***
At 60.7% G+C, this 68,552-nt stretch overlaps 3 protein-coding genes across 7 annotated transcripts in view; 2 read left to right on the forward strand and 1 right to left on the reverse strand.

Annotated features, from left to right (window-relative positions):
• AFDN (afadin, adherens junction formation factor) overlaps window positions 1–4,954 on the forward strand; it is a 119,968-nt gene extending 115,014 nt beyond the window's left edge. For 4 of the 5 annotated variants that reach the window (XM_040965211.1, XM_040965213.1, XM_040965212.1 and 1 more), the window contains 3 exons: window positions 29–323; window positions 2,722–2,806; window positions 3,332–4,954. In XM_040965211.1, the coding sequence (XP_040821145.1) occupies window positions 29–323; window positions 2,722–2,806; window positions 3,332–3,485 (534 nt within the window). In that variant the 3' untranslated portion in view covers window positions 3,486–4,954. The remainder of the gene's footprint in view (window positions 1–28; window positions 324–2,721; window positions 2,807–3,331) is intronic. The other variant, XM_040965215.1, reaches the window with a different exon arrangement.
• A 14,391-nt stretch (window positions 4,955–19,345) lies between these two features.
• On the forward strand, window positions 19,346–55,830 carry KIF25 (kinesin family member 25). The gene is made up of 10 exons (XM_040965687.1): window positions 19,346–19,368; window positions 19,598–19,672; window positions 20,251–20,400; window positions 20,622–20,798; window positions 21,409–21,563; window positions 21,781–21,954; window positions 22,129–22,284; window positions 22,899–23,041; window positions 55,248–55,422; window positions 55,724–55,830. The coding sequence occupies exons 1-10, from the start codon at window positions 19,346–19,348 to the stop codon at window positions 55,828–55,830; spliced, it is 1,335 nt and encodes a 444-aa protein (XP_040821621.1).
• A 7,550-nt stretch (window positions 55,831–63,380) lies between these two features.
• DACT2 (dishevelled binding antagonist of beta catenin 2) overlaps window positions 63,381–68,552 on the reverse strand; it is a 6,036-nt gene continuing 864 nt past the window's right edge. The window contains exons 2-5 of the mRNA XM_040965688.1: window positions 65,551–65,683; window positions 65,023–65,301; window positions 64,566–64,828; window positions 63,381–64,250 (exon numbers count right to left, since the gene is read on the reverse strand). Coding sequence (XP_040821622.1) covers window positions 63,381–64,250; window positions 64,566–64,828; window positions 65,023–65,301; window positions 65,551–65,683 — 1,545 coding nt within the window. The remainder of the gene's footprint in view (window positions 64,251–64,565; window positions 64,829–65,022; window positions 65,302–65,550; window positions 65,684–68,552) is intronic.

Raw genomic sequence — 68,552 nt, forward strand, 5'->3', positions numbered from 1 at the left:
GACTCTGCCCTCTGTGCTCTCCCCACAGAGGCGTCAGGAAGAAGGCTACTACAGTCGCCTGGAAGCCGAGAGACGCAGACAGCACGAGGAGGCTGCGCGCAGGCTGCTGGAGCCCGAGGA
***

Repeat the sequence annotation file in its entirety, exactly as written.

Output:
At 60.7% G+C, this 68,552-nt stretch overlaps 3 protein-coding genes across 7 annotated transcripts in view; 2 read left to right on the forward strand and 1 right to left on the reverse strand.

Annotated features, from left to right (window-relative positions):
• AFDN (afadin, adherens junction formation factor) overlaps window positions 1–4,954 on the forward strand; it is a 119,968-nt gene extending 115,014 nt beyond the window's left edge. For 4 of the 5 annotated variants that reach the window (XM_040965211.1, XM_040965213.1, XM_040965212.1 and 1 more), the window contains 3 exons: window positions 29–323; window positions 2,722–2,806; window positions 3,332–4,954. In XM_040965211.1, the coding sequence (XP_040821145.1) occupies window positions 29–323; window positions 2,722–2,806; window positions 3,332–3,485 (534 nt within the window). In that variant the 3' untranslated portion in view covers window positions 3,486–4,954. The remainder of the gene's footprint in view (window positions 1–28; window positions 324–2,721; window positions 2,807–3,331) is intronic. The other variant, XM_040965215.1, reaches the window with a different exon arrangement.
• A 14,391-nt stretch (window positions 4,955–19,345) lies between these two features.
• On the forward strand, window positions 19,346–55,830 carry KIF25 (kinesin family member 25). The gene is made up of 10 exons (XM_040965687.1): window positions 19,346–19,368; window positions 19,598–19,672; window positions 20,251–20,400; window positions 20,622–20,798; window positions 21,409–21,563; window positions 21,781–21,954; window positions 22,129–22,284; window positions 22,899–23,041; window positions 55,248–55,422; window positions 55,724–55,830. The coding sequence occupies exons 1-10, from the start codon at window positions 19,346–19,348 to the stop codon at window positions 55,828–55,830; spliced, it is 1,335 nt and encodes a 444-aa protein (XP_040821621.1).
• A 7,550-nt stretch (window positions 55,831–63,380) lies between these two features.
• DACT2 (dishevelled binding antagonist of beta catenin 2) overlaps window positions 63,381–68,552 on the reverse strand; it is a 6,036-nt gene continuing 864 nt past the window's right edge. The window contains exons 2-5 of the mRNA XM_040965688.1: window positions 65,551–65,683; window positions 65,023–65,301; window positions 64,566–64,828; window positions 63,381–64,250 (exon numbers count right to left, since the gene is read on the reverse strand). Coding sequence (XP_040821622.1) covers window positions 63,381–64,250; window positions 64,566–64,828; window positions 65,023–65,301; window positions 65,551–65,683 — 1,545 coding nt within the window. The remainder of the gene's footprint in view (window positions 64,251–64,565; window positions 64,829–65,022; window positions 65,302–65,550; window positions 65,684–68,552) is intronic.

Raw genomic sequence — 68,552 nt, forward strand, 5'->3', positions numbered from 1 at the left:
GACTCTGCCCTCTGTGCTCTCCCCACAGAGGCGTCAGGAAGAAGGCTACTACAGTCGCCTGGAAGCCGAGAGACGCAGACAGCACGAGGAGGCTGCGCGCAGGCTGCTGGAGCCCGAGGA